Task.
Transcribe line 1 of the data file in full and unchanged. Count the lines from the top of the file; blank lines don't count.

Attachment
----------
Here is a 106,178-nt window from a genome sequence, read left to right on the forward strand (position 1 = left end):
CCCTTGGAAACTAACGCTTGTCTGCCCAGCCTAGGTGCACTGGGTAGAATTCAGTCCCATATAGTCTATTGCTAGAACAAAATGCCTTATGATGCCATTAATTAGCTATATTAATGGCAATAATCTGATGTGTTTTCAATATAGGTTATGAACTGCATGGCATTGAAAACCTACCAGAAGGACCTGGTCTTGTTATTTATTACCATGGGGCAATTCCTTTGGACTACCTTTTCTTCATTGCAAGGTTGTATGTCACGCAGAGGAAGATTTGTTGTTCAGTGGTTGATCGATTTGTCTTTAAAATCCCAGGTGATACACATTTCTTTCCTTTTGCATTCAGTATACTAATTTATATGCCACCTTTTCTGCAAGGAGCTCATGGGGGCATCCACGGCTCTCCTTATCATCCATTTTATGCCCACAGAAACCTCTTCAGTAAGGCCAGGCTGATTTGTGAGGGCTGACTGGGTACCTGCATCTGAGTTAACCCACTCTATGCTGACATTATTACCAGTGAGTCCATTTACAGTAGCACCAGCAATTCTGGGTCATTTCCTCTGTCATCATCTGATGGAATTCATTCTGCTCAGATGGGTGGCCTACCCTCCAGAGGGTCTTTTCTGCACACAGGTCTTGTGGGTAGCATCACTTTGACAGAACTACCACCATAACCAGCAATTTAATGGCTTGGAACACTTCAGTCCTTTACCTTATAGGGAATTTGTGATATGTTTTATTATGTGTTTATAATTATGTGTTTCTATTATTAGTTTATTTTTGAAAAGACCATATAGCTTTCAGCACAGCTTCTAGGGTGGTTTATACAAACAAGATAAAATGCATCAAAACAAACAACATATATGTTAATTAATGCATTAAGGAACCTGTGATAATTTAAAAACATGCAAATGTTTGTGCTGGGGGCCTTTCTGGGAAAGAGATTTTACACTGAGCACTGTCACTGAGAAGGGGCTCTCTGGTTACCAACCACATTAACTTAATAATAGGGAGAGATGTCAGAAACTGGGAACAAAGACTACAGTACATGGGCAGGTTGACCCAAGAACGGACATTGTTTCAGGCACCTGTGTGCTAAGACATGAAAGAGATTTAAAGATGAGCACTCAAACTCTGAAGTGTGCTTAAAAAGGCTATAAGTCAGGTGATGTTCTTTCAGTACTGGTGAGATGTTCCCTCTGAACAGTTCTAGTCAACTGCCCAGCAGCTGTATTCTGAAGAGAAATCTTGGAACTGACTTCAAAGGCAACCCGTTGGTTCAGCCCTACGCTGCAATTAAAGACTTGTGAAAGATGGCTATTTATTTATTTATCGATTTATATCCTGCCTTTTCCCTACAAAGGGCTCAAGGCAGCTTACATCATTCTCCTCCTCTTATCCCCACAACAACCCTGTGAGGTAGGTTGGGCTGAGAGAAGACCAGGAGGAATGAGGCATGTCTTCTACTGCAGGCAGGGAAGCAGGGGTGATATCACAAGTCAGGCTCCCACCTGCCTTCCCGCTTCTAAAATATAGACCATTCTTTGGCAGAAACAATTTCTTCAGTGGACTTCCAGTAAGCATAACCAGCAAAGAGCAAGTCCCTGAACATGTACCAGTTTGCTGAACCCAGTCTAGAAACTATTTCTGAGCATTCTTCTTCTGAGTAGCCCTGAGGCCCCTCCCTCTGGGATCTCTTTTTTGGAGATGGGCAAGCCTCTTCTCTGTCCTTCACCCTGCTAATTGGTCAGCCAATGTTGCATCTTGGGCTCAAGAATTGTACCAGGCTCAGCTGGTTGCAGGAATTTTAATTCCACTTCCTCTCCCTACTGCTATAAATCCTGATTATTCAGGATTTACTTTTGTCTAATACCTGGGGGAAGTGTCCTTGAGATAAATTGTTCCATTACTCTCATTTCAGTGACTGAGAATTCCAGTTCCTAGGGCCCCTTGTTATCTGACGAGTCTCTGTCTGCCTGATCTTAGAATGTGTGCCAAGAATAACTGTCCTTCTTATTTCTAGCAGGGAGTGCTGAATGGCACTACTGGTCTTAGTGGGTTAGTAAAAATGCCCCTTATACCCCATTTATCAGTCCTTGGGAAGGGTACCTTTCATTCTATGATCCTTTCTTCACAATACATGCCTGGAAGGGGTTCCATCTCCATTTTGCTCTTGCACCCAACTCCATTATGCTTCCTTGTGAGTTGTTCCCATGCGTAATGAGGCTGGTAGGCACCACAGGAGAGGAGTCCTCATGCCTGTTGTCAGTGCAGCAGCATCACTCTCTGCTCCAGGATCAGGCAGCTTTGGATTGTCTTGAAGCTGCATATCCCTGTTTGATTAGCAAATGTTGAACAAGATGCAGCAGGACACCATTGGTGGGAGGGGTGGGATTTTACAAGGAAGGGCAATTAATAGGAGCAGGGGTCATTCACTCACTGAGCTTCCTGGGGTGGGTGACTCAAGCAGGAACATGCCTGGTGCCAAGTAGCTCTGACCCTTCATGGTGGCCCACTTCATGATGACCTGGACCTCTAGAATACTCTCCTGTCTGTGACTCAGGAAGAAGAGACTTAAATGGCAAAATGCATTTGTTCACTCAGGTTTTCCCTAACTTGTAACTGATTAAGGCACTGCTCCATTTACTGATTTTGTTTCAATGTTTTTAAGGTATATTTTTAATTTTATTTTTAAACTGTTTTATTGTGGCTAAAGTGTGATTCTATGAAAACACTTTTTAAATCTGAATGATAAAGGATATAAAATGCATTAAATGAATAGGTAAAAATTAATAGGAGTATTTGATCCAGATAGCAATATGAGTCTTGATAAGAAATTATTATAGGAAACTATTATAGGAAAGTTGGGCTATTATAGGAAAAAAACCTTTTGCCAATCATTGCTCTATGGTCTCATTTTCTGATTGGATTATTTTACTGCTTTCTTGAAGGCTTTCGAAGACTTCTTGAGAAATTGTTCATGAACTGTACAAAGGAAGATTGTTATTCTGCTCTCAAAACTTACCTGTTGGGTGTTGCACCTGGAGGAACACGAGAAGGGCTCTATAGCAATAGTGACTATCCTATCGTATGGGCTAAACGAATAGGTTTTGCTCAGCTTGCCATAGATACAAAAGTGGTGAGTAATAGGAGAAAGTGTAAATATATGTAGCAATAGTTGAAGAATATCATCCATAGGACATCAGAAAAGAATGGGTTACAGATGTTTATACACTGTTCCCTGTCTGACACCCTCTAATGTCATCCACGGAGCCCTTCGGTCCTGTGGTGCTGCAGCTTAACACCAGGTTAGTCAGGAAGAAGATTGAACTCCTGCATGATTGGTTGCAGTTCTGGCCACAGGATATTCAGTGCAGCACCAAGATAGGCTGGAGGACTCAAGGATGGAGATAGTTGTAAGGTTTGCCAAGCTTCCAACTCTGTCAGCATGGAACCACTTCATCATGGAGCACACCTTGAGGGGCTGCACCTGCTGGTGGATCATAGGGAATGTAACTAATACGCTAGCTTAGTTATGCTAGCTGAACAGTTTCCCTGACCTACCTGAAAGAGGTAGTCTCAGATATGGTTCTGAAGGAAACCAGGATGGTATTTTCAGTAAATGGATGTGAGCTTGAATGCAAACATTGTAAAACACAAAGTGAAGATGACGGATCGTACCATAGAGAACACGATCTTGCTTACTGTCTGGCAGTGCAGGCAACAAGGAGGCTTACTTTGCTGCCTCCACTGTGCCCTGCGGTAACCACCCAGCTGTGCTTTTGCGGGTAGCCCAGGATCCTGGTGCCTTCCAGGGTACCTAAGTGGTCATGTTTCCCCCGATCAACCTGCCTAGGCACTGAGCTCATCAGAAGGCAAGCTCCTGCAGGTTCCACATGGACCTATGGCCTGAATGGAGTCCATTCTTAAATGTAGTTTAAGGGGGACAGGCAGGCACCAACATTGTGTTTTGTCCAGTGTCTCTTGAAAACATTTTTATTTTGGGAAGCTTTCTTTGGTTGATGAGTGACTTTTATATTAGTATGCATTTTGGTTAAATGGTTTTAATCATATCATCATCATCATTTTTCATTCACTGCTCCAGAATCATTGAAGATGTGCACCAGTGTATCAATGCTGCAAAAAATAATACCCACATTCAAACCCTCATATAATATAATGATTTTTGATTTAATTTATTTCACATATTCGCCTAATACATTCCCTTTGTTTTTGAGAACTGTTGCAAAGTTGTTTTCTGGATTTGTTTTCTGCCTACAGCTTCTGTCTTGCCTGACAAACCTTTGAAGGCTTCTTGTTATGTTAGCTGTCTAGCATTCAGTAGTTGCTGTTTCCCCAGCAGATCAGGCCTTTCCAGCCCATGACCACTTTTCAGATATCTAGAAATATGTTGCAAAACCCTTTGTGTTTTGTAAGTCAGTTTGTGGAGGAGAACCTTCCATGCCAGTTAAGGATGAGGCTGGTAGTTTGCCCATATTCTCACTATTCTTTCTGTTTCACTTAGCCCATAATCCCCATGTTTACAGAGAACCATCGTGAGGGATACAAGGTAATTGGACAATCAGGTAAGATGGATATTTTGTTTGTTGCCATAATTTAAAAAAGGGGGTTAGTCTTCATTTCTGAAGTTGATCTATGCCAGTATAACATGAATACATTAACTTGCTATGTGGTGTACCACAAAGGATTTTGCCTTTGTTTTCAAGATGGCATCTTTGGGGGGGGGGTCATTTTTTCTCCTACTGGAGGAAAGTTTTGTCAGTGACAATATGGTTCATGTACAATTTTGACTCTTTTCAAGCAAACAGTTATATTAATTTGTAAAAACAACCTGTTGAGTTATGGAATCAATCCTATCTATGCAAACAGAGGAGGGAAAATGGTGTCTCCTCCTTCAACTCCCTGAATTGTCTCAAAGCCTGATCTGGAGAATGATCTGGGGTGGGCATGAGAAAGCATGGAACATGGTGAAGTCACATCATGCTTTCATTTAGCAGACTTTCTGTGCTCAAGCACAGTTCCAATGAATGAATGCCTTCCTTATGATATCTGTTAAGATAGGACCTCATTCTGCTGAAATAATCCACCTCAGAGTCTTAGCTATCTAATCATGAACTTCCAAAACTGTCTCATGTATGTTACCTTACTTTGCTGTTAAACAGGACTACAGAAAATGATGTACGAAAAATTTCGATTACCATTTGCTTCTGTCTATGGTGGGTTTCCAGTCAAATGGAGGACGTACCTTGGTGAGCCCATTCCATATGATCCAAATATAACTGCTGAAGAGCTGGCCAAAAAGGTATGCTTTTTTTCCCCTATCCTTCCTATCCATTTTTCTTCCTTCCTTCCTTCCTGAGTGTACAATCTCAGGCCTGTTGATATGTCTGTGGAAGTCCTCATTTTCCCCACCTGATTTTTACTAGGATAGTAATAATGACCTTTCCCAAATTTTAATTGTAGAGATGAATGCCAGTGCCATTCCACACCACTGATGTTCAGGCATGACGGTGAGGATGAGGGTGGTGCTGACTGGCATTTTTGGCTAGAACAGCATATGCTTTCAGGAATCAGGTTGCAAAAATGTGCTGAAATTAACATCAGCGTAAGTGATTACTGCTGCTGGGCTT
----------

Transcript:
Here is a 106,178-nt window from a genome sequence, read left to right on the forward strand (position 1 = left end):